This is maybe more of a philosophical question, but I'd love to ask it. I'm wondering if there is a disconnect between defense company views of sort of their own product and positioning versus just where the actual defense budget is. Because we've been in meetings with you guys in recent months where you've been asked the question by investors how your outlook factored the continuing resolution that was going on and the response was, we all look at it that way, we look at our individual products and opportunities, and we think we're very well positioned, which is sort of what we hear from every defense company. And then in your -- in the press release this morning, we're specifically citing the continuing resolution and attributing all this to procurement delays and procurement timing. And so I wonder if there's just a concern we should all have in the investment community in the defense world, that you all are looking at your very good product and the opportunities that you have versus sort of coming to grips with the reality of that the pool of money is just lower and is going to keep going lower?

Earl Lewis

I hate philosophical questions because everybody has different opinions there. I'm going to answer you with what we're going to do. We're going to structure our business towards what we can really get our hands around relative to Q3 and Q4 right now, whether continuing resolution or whether it's stalling by people in the procurement side of the business or whether it's problems in Pakistan, I'm not so sure I'm qualified to tell you the answer to that. We'll see how the other companies that compete in this industry do in the next quarter or so. All I know is that when we saw the orders push out at the end of this last month, we decided that we really don't want to see our backlog continue down another couple of quarters. And that we want to now size the business to what we really think the order intake is going to be during the next 2 quarters. Then we took a very hard, I believe, conservative look at that and that's the way we're going to go forward right now. No, I wish I could give you a forecast but clearly it's...

Noah Poponak - Goldman Sachs Group Inc.

Well, if I could just interrupt, Earl. It's less -- I'm not even really asking for a forecast. I'm asking for an explanation as to why we as defense company management teams don't just look at the budget and funding and say -- I mean, investment accounts are down and including the supplemental, are down significantly, yet all defense companies keep sort of saying, we're in the sweet spot. We have good product. We're well positioned. Why not just admit that funding is lower, and it is what it is?

Earl Lewis

Well, first of all, our U.S. DoD government shipments this quarter, I think, were 20% of our total or less. I think it was actually less. It is more like 10% to 12%, I think, of our total. And as you know, the size of our products and their total revenue in the "Defense business" in the United States is very, very small and technically, we very rarely get called out. You go through those budgets, and you look line by line by line, and you're not going to find FLIR. We're down underneath it. So the change of multimillions of dollars does not, I don't think necessarily relate to our business. So yes, you could maybe -- we're naive in that, I don't know. But it's very difficult for us to say a 5% or a 10% reduction in the defense budget is going to be a 10% reduction on our business. It just is. It doesn't necessarily compute at all. Maybe this is a discussion we could take up for an hour or so. Operator?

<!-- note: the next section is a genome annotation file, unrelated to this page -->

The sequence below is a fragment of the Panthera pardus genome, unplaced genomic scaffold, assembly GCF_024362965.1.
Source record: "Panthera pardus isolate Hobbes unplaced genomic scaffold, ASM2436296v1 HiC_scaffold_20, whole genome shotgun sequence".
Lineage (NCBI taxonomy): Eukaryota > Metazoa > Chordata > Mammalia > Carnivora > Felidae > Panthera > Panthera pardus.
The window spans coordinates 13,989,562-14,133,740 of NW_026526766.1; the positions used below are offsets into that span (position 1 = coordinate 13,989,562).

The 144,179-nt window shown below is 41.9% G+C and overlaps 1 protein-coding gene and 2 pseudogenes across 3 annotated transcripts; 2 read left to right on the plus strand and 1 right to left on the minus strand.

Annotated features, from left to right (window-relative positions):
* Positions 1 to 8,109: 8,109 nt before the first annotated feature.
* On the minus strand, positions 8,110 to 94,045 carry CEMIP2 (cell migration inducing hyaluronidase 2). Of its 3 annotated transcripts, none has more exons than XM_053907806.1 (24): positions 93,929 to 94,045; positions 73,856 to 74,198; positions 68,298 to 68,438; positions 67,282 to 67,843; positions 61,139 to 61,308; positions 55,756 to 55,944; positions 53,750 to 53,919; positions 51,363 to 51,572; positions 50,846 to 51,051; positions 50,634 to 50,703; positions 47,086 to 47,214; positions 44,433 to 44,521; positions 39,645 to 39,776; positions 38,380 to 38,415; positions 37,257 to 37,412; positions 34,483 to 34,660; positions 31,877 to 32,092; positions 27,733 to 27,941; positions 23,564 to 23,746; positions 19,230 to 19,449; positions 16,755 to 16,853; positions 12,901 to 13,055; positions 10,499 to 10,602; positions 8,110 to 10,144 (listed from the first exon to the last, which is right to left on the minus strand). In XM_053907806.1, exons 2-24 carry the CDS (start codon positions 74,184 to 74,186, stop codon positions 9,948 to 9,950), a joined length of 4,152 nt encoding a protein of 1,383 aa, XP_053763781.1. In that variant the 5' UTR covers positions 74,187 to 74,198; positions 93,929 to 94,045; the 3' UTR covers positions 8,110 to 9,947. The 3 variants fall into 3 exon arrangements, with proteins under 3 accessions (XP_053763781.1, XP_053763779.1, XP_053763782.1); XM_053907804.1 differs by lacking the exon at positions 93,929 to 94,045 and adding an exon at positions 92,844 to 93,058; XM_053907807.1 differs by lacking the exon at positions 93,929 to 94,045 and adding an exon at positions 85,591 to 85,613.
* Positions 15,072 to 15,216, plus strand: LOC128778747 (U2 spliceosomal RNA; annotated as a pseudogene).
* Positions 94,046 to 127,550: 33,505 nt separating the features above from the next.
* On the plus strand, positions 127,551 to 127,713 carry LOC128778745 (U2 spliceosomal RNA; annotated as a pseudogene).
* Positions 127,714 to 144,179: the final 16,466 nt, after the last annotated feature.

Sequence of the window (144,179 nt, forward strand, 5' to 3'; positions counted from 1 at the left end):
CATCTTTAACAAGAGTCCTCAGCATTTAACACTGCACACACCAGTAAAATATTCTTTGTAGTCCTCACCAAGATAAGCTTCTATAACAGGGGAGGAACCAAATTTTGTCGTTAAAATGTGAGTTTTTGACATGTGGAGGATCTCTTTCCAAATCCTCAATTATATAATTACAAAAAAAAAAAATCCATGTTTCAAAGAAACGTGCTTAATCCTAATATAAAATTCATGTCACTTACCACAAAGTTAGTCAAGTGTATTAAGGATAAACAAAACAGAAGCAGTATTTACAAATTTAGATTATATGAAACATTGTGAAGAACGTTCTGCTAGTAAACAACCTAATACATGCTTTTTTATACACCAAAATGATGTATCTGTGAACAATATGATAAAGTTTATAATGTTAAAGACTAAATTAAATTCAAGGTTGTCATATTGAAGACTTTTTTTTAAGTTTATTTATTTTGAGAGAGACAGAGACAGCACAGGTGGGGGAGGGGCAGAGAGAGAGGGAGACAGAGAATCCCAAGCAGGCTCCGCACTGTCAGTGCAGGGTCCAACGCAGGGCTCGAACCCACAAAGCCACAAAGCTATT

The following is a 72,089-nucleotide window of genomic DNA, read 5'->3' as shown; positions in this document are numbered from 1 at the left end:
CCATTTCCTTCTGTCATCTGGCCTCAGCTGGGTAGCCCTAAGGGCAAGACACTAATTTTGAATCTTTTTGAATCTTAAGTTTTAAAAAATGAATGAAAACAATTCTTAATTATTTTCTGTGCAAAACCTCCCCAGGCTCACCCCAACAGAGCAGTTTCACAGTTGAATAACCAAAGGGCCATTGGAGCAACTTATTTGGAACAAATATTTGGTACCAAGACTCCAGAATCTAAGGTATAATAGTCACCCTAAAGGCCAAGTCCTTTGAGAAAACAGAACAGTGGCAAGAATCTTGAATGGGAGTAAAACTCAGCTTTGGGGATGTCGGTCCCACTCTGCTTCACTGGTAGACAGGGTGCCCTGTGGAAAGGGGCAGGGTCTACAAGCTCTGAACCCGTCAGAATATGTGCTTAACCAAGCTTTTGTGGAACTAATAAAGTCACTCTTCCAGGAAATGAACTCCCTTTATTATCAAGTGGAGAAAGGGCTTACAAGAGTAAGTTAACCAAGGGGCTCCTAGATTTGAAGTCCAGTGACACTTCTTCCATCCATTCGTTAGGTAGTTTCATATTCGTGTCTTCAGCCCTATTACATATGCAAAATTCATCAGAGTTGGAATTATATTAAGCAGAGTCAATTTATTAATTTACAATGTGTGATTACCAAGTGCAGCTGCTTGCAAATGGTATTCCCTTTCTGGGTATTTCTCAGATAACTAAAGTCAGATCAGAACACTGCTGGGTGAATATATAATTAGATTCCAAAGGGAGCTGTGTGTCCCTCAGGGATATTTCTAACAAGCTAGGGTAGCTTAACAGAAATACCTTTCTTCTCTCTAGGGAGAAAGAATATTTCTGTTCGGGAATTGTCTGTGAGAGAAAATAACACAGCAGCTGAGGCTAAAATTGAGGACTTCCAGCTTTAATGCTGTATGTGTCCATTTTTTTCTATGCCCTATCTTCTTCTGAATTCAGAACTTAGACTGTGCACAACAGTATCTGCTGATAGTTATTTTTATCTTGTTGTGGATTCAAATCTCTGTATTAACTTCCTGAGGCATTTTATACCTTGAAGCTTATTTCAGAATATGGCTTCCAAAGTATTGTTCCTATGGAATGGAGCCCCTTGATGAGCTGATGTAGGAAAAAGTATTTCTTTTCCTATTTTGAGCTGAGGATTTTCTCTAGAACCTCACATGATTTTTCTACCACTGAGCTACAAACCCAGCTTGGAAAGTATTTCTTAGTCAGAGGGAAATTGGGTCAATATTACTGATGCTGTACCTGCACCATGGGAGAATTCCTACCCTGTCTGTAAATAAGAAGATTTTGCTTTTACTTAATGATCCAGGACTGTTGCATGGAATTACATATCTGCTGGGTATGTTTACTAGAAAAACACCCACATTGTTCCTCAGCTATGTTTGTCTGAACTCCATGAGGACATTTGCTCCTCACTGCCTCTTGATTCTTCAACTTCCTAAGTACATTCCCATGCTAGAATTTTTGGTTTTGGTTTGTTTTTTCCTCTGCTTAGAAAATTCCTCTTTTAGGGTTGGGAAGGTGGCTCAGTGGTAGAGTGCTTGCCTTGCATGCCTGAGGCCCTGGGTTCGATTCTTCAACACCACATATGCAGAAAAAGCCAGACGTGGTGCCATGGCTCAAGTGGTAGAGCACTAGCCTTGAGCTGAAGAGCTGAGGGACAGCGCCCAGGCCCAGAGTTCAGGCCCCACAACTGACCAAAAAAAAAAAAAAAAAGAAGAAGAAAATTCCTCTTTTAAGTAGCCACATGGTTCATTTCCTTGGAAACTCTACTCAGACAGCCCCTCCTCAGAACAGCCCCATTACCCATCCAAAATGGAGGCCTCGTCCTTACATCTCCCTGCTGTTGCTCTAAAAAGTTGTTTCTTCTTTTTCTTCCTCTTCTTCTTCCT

Operator

And your next question comes from Jonathan Ho with William Blair & Company.

Jonathan Ho - William Blair & Company L.L.C.

Just a quick one in terms of the contracting activity and just the lack of a third quarter budget flush. Do we expect 2011 funds then to go unspent or will there be some type of extension into 2012? I mean, how do we think about sort of this timing catch up? I mean, obviously, you guys don't have great visibility, but it doesn't make sense to me that if you have program demand there that the government just doesn't get it done, and I'm just trying to understand the dynamics around that and how you guys are thinking about that.

Anthony Trunzo

Sure, Jonathan, and this happens all the time. And why it's typically the surge happens in Q3. If they don't spend the money, they lose it. And what we're seeing is money being swept up by more aggressive contracting officers that are in the range [ph] spent in other areas. Will there be a surge in Q3? There could be, but what we're seeing so far is that the contracting officers are overwhelmed, and there's a lot more levels of scrutiny being put on it. And so we're just not anticipating a big bubble like that. And if the money doesn't get spent, it really does move on until the 2012 fiscal year cycle. And if that goes under continuing resolution, then it will be those programs that get awarded with 2012's money that we'll start looking at. So it's going to be a struggle at Q3 and Q4 to see what happens with the budget process.

Jonathan Ho - William Blair & Company L.L.C.

Got it. And just in terms of the international business, I mean how should we think about that on a go-forward basis? I mean, it seem like there are a lot of issues tied with just the activity in the Middle East, but is this temporary? Is it kind of a similar situation to the U.S. Defense spending budget? I mean are you guys being impacted by cuts and worldwide budgets? What are some of the issues that you guys are evaluating on the international side?